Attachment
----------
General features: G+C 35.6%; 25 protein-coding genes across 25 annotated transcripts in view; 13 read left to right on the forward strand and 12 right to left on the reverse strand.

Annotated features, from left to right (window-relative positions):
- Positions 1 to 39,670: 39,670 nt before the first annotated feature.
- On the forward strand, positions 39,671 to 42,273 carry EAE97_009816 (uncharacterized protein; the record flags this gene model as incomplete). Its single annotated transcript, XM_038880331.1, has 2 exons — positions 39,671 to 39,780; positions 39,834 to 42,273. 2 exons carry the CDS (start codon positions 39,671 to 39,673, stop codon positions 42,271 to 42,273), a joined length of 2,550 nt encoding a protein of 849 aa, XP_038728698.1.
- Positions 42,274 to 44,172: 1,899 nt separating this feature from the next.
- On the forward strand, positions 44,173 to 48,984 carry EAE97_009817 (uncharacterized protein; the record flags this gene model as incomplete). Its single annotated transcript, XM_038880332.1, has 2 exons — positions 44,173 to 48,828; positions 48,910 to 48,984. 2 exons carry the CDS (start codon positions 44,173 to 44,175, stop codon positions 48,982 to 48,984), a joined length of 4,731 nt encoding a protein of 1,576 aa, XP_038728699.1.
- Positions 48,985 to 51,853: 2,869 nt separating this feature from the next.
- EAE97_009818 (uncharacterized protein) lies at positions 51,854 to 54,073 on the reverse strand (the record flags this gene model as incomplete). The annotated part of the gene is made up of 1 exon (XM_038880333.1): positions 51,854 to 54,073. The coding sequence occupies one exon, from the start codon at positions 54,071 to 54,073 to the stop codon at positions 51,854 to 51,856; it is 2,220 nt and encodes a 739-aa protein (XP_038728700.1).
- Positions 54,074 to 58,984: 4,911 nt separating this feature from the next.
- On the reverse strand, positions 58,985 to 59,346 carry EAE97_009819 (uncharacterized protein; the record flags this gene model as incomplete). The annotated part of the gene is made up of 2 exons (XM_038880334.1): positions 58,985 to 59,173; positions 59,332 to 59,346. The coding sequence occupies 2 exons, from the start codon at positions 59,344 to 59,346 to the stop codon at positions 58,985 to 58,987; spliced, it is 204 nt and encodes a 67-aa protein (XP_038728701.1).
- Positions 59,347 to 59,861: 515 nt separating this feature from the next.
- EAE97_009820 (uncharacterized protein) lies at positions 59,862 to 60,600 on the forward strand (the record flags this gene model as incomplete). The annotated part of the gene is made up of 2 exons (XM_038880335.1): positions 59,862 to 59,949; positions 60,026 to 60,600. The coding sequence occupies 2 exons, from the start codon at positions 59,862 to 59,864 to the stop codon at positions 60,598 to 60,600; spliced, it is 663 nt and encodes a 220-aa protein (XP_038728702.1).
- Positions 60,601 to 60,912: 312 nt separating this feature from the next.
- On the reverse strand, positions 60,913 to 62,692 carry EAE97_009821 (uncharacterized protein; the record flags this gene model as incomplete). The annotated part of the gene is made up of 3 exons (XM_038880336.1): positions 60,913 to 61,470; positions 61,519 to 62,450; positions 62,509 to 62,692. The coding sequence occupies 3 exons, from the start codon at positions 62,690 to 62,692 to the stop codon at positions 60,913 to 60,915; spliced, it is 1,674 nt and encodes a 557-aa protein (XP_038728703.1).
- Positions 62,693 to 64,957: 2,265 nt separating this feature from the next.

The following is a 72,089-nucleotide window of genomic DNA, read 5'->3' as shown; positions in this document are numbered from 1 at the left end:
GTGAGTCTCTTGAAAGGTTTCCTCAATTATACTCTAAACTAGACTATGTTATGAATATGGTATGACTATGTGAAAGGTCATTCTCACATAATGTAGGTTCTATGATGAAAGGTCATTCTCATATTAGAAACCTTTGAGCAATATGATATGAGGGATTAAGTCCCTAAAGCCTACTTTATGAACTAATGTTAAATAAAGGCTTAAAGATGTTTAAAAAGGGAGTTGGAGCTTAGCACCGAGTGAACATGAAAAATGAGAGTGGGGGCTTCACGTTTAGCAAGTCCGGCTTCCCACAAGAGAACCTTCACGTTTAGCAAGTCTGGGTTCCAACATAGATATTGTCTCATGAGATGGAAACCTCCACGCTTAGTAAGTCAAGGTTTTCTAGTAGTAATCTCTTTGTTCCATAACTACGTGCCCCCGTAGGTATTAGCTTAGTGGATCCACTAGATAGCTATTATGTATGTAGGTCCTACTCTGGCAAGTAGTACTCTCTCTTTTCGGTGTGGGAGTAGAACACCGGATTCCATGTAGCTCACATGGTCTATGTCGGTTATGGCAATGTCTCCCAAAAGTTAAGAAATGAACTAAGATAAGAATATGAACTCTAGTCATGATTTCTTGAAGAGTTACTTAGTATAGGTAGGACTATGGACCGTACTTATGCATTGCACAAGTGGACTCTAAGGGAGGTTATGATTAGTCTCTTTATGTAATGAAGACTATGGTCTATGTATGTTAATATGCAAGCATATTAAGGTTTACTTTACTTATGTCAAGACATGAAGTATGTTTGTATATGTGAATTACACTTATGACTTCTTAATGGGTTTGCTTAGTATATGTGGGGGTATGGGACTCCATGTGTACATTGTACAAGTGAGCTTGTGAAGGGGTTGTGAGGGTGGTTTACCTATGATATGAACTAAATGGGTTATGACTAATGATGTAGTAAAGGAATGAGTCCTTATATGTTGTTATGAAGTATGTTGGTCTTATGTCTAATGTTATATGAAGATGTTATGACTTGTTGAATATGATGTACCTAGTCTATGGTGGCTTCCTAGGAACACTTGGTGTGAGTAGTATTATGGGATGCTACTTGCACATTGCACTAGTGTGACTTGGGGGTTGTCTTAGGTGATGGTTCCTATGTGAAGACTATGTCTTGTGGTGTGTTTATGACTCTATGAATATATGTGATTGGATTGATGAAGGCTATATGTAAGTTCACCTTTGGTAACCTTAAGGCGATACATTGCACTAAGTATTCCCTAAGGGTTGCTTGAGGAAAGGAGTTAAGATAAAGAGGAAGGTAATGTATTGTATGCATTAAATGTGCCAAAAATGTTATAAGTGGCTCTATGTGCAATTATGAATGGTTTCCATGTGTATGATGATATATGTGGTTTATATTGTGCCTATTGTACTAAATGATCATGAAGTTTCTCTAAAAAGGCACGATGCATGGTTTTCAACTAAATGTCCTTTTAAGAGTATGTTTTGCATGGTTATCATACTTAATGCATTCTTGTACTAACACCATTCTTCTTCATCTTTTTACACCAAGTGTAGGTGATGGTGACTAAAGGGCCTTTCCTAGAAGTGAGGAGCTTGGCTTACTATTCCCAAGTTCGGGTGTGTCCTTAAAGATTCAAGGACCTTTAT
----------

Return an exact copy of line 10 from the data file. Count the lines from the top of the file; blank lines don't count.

- On the reverse strand, positions 58,985 to 59,346 carry EAE97_009819 (uncharacterized protein; the record flags this gene model as incomplete). The annotated part of the gene is made up of 2 exons (XM_038880334.1): positions 58,985 to 59,173; positions 59,332 to 59,346. The coding sequence occupies 2 exons, from the start codon at positions 59,344 to 59,346 to the stop codon at positions 58,985 to 58,987; spliced, it is 204 nt and encodes a 67-aa protein (XP_038728701.1).